‘The Fly-Paper’ was rejected by William Maxwell at the New Yorker and subsequently turned into an episode of Tales of the Unexpected; I didn’t know either of these things when I first read it.
Although all Elizabeth Taylor’s short stories are currently available as one huge tome, they are more easily enjoyed in the editions in which they were originally published: Hester Lilley (1954), The Blush (1958), A Dedicated Man (1965) and The Devastating Boys (1972). The latter is my favourite of the four because of the range of subject matter and because there isn’t a sentence in it, anywhere, that is anything other than flawless. Taylor was a genius of fancy prose but, unlike VN, she didn’t like to talk about it.
I read ‘The Fly-Paper’ aloud from beginning to end at a festival a few years ago and, steadily, it froze a room full of people into absolute shock, not because of the ‘unexpected’ denouement – it isn’t, particularly – but because of the horrible truth of what precedes it: the elegant apprehension of quotidian, human evil.
First published in The Devastating Boys, Chatto and Windus Ltd, 1972; Collected in Complete Short Stories, Virago Press, 2012
While this may not be Elizabeth Taylor’s best story (I’m still working my way through them, slowly but surely), it’s certainly one of her most memorable. A lonely middle-aged woman named Emily is preparing to meet a man she has been writing to for the last ten years. Over the years, she has confided such intimacies in Edmund – he had always seemed so approachable and attentive at a distance, perhaps overly so. As she waits for Edmund to arrive at her cottage for lunch, Emily worries that their meeting will be a mistake. Can she live up to the impressions created by her letters? Will Edmund be disappointed by the real Emily once he meets her in the flesh? Will he ever write to her again? Somewhat inevitably, the lunch is rather strained – the atmosphere made all the more difficult by the most awkward of starts and the interference of a nosy neighbour, the pushy Mrs Waterlow. The story itself is quietly devastating, and yet there is a glimmer of hope at the end.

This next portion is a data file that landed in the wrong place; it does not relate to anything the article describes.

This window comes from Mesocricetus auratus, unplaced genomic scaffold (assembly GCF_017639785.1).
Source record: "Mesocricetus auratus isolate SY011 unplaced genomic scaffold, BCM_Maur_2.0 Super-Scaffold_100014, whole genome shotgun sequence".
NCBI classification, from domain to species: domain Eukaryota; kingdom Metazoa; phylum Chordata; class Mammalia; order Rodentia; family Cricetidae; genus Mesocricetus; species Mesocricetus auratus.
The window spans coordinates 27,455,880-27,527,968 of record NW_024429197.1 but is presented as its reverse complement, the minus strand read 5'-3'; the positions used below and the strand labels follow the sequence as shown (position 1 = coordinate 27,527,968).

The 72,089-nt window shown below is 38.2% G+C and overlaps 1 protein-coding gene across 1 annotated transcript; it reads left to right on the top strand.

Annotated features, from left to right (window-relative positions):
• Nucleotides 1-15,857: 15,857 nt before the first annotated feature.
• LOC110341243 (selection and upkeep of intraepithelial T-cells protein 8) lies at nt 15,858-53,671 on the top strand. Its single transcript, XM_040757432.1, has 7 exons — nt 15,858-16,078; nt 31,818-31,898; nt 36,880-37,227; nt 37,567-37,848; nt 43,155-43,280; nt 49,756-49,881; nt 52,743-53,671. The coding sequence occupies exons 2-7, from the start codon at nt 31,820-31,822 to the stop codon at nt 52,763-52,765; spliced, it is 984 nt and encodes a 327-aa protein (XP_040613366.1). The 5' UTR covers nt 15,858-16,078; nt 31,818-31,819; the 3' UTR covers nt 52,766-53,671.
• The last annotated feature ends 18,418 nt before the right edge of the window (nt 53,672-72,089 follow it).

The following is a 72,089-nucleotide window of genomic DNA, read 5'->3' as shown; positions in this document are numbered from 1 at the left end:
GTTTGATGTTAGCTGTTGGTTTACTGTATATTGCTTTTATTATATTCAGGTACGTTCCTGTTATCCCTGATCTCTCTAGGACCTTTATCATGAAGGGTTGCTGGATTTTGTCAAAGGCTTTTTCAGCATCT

First published in Cornhill Magazine. Collected in The Blush and Other Stories, Peter Davies 1958, republished by Virago Modern Classics, 1986. Also in Complete Short Stories, Virago, 2012
The TV series ‘Tales of the Unexpected’ provided my introduction to the short story. How wonderful after a Sunday night bath to watch a macabre tale involving perhaps murder, human taxidermy or people turning into bees. A bit of grand guignolbefore getting your school-bag ready for the next day was always welcome. My favourite was an adaptation of an Elizabeth Taylor story. An unhappy child, Sylvia, is harassed on a bus by a strange and overbearing older man, but a woman comes to the girl’s rescue and takes her home. The tale moves to a deeply shocking conclusion which involves the careful laying out of three tea-cups. The child observes a fly-paper hanging in the window: “Some of the flies were still half alive, and striving hopelessly to free themselves. But they were caught forever.”
First published in The Cornhill Magazine, Spring 1969. Collected in The Devastating Boys, 1972, and Complete Short Stories, 2012, both Virago Modern Classics
Elizabeth Taylor was on my bedside table in the hospital when I gave birth to my first child. ‘The Devastating Boys’ is about a childless woman in a prim English village fosters who fosters two rough little boys from London just after the war. Nothing dramatic happens: it’s just a devastatingly real portrayal of what love is like, and how it will run its own roads through your life – a bit like ‘Livvie’ I suppose.
First published in McCalls, 1966 and collected in The Devastating Boys (1972) and the Virago Complete Short Stories, 2012